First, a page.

Norman Kehling shouldn’t be alive today, but the wiry survivor is very much alive and has become a source of inspiration for many others. And this past weekend, For The Next Guy, his against-the-odds recovery story came to life at the Strand Theatre in Rockland, Maine.

Norman Kehllng, photo by Portland Press Herald

Yesterday, I posted about Norman and about the play on Facebook. The day before, I’d posted there about the perfect autumn day I’d experienced here in mid-coast Maine, sharing pics of the schooner-dotted sparkling ocean viewed from Beech Hill. Fall colors everywhere. A new FB Friend asked where I was vacationing. This is home. How absurdly blessed are we to live in such a place? But life is hard in beautiful places too. We can give up on ourselves and on those we love. Norman’s Dickensian saga demands that we stop and consider unpleasant realities–but also the reasons that miracles like Norman’s survival can occur.

David Troup as Norman

Today is Canada’s Thanksgiving Day, and I find myself grateful for the abundant blessings of my life. Taking in the fall colors Saturday then promptly being reminded Sunday of the possibility of redemption dope-slapped me into gratitude mode.

Natural beauty deserves our attention and our applause. But regardless of how beautiful a place may be, each day people find themselves in the midst of personal hell.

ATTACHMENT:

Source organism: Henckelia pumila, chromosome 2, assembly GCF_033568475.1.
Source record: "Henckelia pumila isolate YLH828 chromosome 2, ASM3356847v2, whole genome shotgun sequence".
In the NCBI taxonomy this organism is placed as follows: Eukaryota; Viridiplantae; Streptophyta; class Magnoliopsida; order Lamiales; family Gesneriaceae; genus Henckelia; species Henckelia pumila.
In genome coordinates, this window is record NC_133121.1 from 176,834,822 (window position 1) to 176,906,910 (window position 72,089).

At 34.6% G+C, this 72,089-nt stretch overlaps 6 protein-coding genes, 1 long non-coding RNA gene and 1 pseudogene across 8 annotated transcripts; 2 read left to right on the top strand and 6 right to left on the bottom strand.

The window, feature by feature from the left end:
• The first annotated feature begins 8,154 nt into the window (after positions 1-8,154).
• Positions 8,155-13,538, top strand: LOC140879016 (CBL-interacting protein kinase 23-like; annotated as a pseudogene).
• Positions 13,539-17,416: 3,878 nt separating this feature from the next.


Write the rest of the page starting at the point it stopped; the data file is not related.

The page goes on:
Anchors and supports matter in life, and Norman’s story puts such things into view. Whether he knew it or not at the time, he experienced certain turning points in his life, and finally responded to one in a way that led to more life-altering decisions and actions. Why then? Why not before, or later, or never? We don’t always meet the moment, do we? Especially when we are in the grip of addiction. The question of how remains with us. Grace? Luck? Guts?

Q&A with David Troup, Norman Kehling, and Larraine Brown

The theatrical production also came as a result of people reaching a turning point. Deciding to write this story, to play the role, to be part of the production team. Bravo to brilliant actor David Troup. Brava to insightful and wise writer/director Larraine Brown. Thank you also to all who blessed this project with their talent and hard work. Watch this clip about Norman and about the production.

It all came together this weekend in a glorious way. All that work added up to more than a gripping slice of life portrayal. It became art. Art with muscle. May many learn and grow because of the work of all those involved.

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